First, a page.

Microfoundations of stochastic volatility models
A popular approach for modeling volatility consists in using exogenous stochastic volatility models. In this respect, one departs from the central hypothesis of the BlackScholesMerton model, concerning a constant level of volatility, by specifying exogenously a dynamics (in general, affine) of the underlying and its instantaneous variance. However, there are, at micro level, various sources, such as the heterogeneity of traders (in beliefs, in preferences or in behavior) and their interaction generating herding phenomena that could influence the dynamics of volatility. It is, therefore, much more appealing to investigate the implications of such microfoundations that could lead, in a partial or general equilibrium framework, to an endogenously determined (in general, nonaffine) dynamics of the underlyingvolatility system. Interesting themes for a thesis are: a) conducting an empirical analysis of the option pricing performance of existing nonaffine stochastic volatility models; b) modeling heterogeneity and interaction in financial markets; c) modeling the dynamics of heterogeneity in beliefs; d) analyzing the implications of the heterogeneity and interaction of traders on the dynamics of volatility.
 Alfarano, S., T. Lux, and F. Wagner (2008). Timevariation of higher moments in a financial market with heterogeneous agents: An analytical approach. Journal of Economic Dynamics and Control, 32(1):101136.
 Follmer, H. and M. Schweizer (1993). A microeconomic approach to diffusion models for stock prices. Mathematical Finance, 3, 123.
 Horst, U. (2005). Financial price fluctuation in a stock market model with many interacting agents. Economic Theory, 25, 917932.
 Kaeck, A., and C. Alexander (2012) Volatility dynamics for the S&P 500 Further evidence from nonaffine, multifactor jump diffusions, Journal of Banking & Finance, 36, 31103121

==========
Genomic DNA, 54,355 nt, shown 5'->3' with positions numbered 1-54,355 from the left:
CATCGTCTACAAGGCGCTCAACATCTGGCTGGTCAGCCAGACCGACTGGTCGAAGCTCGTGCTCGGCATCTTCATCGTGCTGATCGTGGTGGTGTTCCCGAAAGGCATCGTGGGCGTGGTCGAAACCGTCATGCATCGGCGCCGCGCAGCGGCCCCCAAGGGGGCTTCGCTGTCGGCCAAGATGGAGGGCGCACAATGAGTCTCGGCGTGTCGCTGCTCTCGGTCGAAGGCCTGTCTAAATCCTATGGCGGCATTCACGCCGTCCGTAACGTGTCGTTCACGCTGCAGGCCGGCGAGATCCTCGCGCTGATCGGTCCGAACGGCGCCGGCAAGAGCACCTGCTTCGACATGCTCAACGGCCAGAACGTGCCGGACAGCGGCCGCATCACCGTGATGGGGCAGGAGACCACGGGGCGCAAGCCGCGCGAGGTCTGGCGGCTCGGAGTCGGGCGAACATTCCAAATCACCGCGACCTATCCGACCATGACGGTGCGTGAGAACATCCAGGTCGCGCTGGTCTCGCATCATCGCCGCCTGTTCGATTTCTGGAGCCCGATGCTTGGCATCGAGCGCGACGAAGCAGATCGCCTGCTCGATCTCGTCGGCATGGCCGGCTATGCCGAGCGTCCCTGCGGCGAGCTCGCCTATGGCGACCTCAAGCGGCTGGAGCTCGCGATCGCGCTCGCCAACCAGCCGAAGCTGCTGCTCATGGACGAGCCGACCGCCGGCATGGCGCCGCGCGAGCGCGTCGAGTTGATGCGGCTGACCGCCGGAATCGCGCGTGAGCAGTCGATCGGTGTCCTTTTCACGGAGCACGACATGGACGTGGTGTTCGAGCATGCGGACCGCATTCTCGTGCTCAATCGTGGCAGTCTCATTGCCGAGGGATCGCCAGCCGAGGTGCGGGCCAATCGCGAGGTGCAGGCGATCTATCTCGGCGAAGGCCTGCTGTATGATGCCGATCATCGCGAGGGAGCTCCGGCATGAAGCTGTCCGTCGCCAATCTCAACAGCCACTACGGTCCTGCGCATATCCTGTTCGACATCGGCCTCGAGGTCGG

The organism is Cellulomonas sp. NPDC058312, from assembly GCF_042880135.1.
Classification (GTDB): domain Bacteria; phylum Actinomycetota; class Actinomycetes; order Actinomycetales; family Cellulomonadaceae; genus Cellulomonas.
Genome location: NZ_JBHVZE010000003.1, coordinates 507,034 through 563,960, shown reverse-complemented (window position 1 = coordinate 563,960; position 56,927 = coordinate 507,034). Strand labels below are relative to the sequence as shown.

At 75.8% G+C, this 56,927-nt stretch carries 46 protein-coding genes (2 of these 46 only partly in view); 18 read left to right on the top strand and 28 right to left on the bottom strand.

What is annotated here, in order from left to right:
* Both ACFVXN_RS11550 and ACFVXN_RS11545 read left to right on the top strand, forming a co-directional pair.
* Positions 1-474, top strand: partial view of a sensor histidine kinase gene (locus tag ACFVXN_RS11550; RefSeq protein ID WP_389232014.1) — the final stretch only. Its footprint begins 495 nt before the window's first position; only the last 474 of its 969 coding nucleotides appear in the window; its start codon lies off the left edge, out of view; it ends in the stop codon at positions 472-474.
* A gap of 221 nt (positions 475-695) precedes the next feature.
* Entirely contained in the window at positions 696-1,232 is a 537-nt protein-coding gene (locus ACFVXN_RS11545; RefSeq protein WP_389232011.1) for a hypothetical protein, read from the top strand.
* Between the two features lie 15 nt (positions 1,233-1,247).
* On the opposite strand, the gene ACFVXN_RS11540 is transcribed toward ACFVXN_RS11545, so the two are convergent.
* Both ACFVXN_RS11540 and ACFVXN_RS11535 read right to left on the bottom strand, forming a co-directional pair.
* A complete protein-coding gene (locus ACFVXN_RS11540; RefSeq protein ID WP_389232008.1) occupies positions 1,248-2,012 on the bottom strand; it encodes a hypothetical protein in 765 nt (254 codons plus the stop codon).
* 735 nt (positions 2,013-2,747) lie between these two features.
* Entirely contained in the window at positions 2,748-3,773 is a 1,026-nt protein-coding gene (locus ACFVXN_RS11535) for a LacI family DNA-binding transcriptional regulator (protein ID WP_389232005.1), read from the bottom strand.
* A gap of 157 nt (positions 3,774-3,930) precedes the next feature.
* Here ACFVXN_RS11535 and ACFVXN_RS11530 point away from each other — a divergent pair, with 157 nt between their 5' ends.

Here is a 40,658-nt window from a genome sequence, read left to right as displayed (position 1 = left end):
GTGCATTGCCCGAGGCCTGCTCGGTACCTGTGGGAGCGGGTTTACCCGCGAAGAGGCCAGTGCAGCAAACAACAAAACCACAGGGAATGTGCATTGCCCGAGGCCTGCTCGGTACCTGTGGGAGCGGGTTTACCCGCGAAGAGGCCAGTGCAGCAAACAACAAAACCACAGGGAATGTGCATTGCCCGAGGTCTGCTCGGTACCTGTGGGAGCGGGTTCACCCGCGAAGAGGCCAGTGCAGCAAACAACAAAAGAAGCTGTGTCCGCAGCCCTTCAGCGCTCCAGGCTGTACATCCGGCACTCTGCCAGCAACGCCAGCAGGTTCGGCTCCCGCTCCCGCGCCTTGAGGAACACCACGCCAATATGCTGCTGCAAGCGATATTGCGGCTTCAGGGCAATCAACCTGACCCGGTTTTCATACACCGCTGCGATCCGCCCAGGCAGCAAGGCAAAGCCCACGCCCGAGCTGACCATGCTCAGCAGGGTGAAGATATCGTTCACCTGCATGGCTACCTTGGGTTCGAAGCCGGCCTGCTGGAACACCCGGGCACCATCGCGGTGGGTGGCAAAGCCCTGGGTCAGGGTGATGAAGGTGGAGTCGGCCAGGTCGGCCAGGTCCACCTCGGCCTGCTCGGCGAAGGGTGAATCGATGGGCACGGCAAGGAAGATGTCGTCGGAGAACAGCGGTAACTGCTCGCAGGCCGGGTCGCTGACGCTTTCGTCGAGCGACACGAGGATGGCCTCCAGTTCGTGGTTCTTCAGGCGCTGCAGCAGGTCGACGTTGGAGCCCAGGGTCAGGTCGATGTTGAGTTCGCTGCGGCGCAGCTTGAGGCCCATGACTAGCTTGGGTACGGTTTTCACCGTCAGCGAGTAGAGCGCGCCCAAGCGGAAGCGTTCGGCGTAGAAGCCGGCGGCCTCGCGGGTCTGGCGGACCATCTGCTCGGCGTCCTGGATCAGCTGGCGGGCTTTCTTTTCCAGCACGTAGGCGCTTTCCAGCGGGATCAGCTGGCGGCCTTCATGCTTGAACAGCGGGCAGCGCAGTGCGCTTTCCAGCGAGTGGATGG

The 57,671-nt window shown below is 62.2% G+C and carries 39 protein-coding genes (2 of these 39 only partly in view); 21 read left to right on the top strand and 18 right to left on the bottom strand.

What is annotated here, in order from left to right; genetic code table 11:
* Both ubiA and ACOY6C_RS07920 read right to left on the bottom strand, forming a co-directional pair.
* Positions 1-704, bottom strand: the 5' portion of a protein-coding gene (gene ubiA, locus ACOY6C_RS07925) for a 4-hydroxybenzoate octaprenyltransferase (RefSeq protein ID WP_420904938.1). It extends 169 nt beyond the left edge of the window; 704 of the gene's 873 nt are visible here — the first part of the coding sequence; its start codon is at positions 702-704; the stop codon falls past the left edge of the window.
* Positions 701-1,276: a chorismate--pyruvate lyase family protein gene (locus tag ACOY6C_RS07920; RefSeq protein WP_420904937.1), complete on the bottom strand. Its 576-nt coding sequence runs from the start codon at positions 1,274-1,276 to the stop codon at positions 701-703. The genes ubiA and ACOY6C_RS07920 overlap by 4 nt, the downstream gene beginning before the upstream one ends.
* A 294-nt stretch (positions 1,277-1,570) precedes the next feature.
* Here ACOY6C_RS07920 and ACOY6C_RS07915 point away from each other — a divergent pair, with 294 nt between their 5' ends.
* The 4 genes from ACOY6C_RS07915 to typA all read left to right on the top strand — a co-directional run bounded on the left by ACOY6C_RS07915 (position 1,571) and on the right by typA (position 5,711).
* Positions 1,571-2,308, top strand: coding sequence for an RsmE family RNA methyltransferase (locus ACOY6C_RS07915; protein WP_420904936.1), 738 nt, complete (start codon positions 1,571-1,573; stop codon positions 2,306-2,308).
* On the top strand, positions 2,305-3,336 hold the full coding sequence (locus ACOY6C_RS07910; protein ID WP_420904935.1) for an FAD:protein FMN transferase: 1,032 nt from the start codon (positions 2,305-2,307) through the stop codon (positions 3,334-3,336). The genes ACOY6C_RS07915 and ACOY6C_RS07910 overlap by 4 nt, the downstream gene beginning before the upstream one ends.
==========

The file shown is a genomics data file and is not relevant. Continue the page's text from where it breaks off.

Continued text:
In the area of Mathematical Finance / Quantitative Methods for Risk Management These topics are more appropriate for students having a solid mathematical background.
 Risk Measures
We are interested in studying measures to quantify the amount of
capital that a financial institution should be required to raise and use
for regulatory purposes. The theory of risk measures has been having a
considerable influence on the debate about regulatory capital as witnessed
by the current solvency regimes, such as the Basel regimes for banks and
Solvency II and the Swiss Solvency Test for insurance companies.
Possible topics include:
 Risk measures in the absence of riskfree securities
 Liquidityadjusted risk measures
 Risk functionals based on utility profiles
 Risk measures under model uncertainty
 Risk measures in a dynamic setting
 Valuation/Pricing
A key requirement for financial agents is the ability to value financial
assets. Risk measures can be fruitfully used for valuation and pricing
purposes, from the single instrument level to the company level.
Possible topics include:
 Multiasset risk measures
 Good deal valuation based on acceptability criteria
 Valuation in CAPMlike equilibrium models
 Capital Allocation
Once asset valuation has been performed, financial agents face the
problem of portfolio selection. Risk measures typically appear as
constraints in the corresponding optimization programs.
Possible topics include:
 Optimal risk sharing
 Differentiability properties of risk measures
 Convex duality and optimization applied to portfolio selection
In this context we recommend the reading of the following papers and a preliminary contact also with Ludovic Mathys:

Farkas, W., P. KochMedina, C. Munari (2014). Beyond cashadditive risk measures: when changing the numeraire fails. Finance and Stochastics, 18(1):145173,
[Link to the Journal]
[NCCR FinRisk]
[SSRN]
[arXiv]
 Farkas, W., P. KochMedina, C. Munari (2014). Capital requirements with defaultable securities. Insurance: Mathematics and Economics, 55, 5867,
[Link to the Journal]
[NCCR FinRisk]
[SSRN]
[arXiv]

Farkas, W., P. KochMedina, C. Munari (2015). Measuring risk with multiple eligible assets. Mathematics and Financial Economics, 9 (1), 327,
[Link to the Journal]
[SSRN]
[arXiv]